Democracy vs. Autocracy Timeline

In America we tend to have a view of our politics as exceptional — and specifically, impervious to authoritarian takeover. We think of ourselves as the democratic shining city on a hill (even Reaganites!) that will act as a beacon to other nations, steadily rolling back despotism and dictatorship around the world.

It hasn’t quite happened that way — and indeed, we’ve proven quite volatile here at home over the question of small “d” democratic vs. authoritarian rule. We have had authoritarian presidents in our history: Andrew Jackson, Andrew Johnson, John Adams, George W. Bush, Woodrow Wilson, Richard Nixon, Donald Trump, etc. We’ve had authoritarian social movements like the KKK, neo-Nazis, Christian Identity, Army of God, “Patriot” movement, white power, militia movements and others who did not subscribe to the idea of refraining from the use of political violence to “solve” problems.

In reality, we’ve long had a dance between democratic ideals and reactionary authoritarianism in the United States since our founding, and even before. We don’t seem to collectively know this history quite well enough though, it seems — because it still always feels surprising. There was collective shock at the advent of Trump, even though in many ways he was simply the apotheosis of a right-wing sprint to the Dark Side that began as a backlash to the peace, love, and dope of the 1960s. The events of the January 6 coup attempt certainly caught a lot of people by surprise.

Here’s a lookback at the interplay of these two major thematic arcs in America history. This timeline is a work in progress that will grow over time.

DateEventDescription
1776Declaration of IndependenceNamed as the founding philosophy of America the notions that 1) "All men are created equal" and 2) A government's authority comes from the consent of the people.
1778VA ends slaveryGovernor Thomas Jefferson ends the slave trade in Virginia, the first state to do so.
1789Constitution ratified
1794Slave Trade ActCongressional bill prohibiting the building or outfitting of slave ships in the US
1850Fugitive Slave Act
1854Kansas-Nebraska Act
1856The caning of Charles SumnerHouse Representative Preston Brooks attacked Senator Sumner on the floor of the Senate after he gave a fiery speech against slavery, beating him almost to death while Congress looked on.
1858The Lincoln-Douglas DebatesAlso known as The Great Debates of 1858, the Senatorial matchup pitted Abraham Lincoln against incumbent Stephen Douglas and prominently concerned the topic of slavery.
1859Harper's Ferry MassacreAbolitionist John Brown leads a raid on Harper's Ferry to get weapons to arm slaves and resist slavery.
1860Abraham Lincoln elected
1861Civil War begins
1865Abraham Lincoln assassinated
1865VP Andrew Johnson becomes presidentLincoln's Democratic Party VP assumes the presidency after his assassination, and proceeds to undo many of the gains made by the northern Republicans to establish a free labor economy in the south and across America.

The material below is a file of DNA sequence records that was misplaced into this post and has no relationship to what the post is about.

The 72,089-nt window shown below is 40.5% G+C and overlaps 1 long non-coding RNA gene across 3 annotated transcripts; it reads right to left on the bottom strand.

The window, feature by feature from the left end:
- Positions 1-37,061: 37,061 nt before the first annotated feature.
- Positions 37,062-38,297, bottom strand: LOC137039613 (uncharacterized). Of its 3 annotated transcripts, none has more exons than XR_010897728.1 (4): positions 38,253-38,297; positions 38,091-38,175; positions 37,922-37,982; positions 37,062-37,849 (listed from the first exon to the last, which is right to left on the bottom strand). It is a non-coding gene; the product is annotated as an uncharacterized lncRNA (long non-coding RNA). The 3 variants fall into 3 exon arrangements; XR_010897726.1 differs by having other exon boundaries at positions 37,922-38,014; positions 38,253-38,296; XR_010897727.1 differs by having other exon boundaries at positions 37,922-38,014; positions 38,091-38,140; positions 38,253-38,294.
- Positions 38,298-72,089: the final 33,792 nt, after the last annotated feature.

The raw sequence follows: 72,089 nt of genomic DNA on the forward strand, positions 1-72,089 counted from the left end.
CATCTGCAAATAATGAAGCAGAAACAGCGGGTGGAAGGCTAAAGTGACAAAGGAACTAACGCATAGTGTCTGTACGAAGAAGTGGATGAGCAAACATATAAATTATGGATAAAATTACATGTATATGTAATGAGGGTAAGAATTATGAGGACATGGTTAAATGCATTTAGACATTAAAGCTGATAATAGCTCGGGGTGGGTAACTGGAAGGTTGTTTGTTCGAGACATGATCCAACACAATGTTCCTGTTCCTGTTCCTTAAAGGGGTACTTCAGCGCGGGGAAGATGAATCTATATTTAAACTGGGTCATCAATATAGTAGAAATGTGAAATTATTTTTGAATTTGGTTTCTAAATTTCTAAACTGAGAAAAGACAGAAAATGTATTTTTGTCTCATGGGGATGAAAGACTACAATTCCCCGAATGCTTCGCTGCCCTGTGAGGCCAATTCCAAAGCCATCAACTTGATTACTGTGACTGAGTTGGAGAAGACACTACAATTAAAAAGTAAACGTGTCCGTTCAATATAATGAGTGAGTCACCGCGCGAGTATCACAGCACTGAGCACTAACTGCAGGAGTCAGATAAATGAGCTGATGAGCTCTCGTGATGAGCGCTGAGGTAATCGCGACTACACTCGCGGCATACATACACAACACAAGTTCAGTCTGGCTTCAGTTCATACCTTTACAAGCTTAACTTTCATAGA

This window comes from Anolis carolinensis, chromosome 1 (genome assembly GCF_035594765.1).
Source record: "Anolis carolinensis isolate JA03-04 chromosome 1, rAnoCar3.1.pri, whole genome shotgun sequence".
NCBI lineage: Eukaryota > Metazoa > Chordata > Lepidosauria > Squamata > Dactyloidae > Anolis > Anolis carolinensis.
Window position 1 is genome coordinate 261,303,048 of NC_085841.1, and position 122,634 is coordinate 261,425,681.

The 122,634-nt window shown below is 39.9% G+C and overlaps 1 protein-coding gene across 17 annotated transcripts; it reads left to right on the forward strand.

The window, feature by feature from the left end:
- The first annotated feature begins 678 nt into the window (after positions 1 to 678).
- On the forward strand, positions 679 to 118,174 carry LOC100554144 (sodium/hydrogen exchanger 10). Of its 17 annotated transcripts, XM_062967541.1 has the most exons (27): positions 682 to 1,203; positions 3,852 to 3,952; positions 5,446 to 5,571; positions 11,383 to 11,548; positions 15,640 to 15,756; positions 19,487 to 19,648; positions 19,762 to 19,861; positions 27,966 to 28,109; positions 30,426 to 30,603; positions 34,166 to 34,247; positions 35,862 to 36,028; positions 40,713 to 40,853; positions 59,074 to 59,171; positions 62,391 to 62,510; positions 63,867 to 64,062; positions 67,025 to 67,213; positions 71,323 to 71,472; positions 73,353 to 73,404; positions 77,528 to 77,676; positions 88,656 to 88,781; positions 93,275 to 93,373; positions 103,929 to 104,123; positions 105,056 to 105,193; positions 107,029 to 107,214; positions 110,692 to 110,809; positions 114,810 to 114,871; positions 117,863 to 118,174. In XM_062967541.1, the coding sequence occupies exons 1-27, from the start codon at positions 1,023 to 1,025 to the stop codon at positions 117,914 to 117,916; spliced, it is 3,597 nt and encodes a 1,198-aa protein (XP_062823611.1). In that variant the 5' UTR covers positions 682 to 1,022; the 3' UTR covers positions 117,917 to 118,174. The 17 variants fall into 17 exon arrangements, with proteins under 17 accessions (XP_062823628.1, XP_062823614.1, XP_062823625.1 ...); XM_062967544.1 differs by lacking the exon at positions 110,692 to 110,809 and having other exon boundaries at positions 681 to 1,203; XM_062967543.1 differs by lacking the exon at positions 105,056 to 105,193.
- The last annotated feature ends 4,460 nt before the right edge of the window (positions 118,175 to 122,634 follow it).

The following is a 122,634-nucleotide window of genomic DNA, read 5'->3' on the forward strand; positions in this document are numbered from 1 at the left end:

1865Civil War ends
1865-1877Reconstruction
1873The Colfax MassacreRepublicans had just narrowly won the state of Louisiana in the 1872 election, but the Democrats contested the results and killed African-Americans to reinforce antebellum ideas of white supremacy.
1882Chinese Exclusion Act
1885Rock Springs Massacre, WY
1887Tacoma, WA burning of ChinatownThe town's mayor led the charge in the burning of Chinatown, during the height of anti-Chinese laborer hysteria
1914-1918
1919The Palmer Raids
1921Tulsa Race MassacreA white mob started attacking the African-American community in Tulsa known as Black Wall Street, destroying more than 35 blocks of the district, leaving 10,000 people homeless and 300 dead in the nation's wealthiest black neighborhood.
1924Immigration ActCongressional bill sponsored by Representative Albert Johnson intending to exclude non-whites from immigration to the US
1933The New Deal
1939-1945World War II
1950Joe McCarthy begins hunting CommunistsSenator Joseph McCarthy presented his first list of supposed Communist sympathisizers and spies working within the US government
1958John Birch Society foundedUltraconservative anti-communist group considered so extreme it was excommunicated from the Republican Party by William F. Buckley.
1964Barry Goldwater wins the Republican nominationGoldwater's 1964 candidacy is widely credited for reigniting the conservative movement
1969Woodstock
1971The Powell Memo
1974Richard Nixon resigns
1980Election of Ronald Reagan
1981-1986Iran-Contra affair
1994-1998Newt Gingrich is Speaker of the House
2000The hotly contested Al Gore vs. George W. Bush presidential contest ends the hanging chad debates with SCOTUS unceremoniously ordering Florida to "Stop the Count," effectively handing the presidency to Bush.
2001September 11 attacks kick off the War on Terror
2008-2016Barack Obama presidency
2009Tea Party movement